Deep Learning: the new electricity
Have you ever used Google’s photo search feature? Type in ‘cat’ and it will pretty reliably bring up any cats in your photo collection. It’s not perfect – it mistakes Land Rovers for cats some of the time – but it’s getting better all the time. And that is the point of machine learning. Among much else, machine learning, a subset of which is called deep learning, now powers Google photo search, speech recognition on Android, and video recommendations on YouTube. Neural networks think more like us than digital computers do, so they can get smarter at serving up content to us and translating what we say or type. As well as image and speech recognition, deep learning algorithms hold much promise in medical diagnosis and drug development.
Chinese-American computer scientist Andrew Ng is a leading light in machine learning and deep learning. A professor at Stanford University, he founded the Google Brain Deep Learning Project, which developed large scale neural networks using Google’s distributed computing power. On his lunch breaks Ng also founded Coursera to offer free online courses to everyone.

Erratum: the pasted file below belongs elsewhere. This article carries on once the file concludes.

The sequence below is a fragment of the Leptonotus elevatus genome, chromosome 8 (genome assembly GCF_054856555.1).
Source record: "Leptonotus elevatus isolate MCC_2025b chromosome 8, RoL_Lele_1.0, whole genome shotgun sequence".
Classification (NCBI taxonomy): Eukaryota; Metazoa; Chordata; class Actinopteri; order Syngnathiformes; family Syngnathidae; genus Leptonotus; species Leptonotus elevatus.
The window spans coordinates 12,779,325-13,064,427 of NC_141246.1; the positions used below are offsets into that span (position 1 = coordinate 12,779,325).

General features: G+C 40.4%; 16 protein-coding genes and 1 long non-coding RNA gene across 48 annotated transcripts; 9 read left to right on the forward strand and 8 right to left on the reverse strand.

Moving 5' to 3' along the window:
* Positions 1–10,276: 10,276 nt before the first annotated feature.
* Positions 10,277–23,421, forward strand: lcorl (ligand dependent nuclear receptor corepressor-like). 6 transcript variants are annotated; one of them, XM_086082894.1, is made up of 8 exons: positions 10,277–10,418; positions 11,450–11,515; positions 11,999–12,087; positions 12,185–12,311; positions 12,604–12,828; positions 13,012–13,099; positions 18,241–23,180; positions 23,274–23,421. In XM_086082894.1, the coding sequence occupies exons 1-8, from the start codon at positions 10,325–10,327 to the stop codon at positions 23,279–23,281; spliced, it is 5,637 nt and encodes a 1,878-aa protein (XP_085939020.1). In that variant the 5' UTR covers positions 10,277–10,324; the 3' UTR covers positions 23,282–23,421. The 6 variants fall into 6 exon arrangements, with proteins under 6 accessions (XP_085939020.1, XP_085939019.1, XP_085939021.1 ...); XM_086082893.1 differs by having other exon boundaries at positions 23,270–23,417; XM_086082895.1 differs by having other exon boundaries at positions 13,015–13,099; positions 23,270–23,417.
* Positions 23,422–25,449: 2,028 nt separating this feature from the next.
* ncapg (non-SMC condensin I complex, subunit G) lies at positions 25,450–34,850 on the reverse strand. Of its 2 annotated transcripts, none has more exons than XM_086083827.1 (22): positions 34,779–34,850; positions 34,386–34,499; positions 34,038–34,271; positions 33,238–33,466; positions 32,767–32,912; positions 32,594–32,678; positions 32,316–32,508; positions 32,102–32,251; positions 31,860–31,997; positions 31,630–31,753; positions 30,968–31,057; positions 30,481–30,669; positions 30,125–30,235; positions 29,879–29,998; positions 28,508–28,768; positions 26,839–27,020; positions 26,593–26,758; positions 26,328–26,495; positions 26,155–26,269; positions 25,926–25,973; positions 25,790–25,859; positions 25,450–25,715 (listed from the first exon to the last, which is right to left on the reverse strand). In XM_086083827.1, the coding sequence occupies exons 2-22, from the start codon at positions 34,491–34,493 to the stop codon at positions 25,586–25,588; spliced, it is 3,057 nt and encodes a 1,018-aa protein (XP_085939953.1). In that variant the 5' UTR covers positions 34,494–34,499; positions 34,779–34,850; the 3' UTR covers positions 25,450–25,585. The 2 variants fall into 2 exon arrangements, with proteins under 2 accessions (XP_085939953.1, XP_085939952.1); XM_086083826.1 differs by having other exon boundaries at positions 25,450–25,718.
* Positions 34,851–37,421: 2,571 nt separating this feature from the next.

Ng’s machine learning teachings were condensed into Coursera’s very first course in 2011, and since then 1.5 million people have taken it. In June 2017 he announced deeplearning.ai, a new learning gateway to building a career in artificial intelligence. Ng likes to compare AI to electricity, noting that ‘with the rise of electricity, we saw the rise of the electrical engineering discipline’ (Techcrunch.com). An unabashed AI evangelist, he describes deep learning in the same terms Tesla used to speak of electricity: ‘Deep learning is also a new "superpower" that will let you build AI systems that just weren't possible a few years ago.’
As well as a thorough grounding in neural networks and deep learning, Ng’s Coursera offering includes a deep learning specialisation consisting of five courses centred around case studies in healthcare, autonomous driving, sign language reading, music generation and natural language processing. These are ‘hard’ problems that computers were still unable to solve just a couple of decades ago, but which deep learning now shows promise of cracking.
Demand for machine learning experts far outstrips supply, so these courses, which come ‘straight from the horse’s mouth’ in the form of the major figure of Andrew Ng, are a gateway to an exciting career.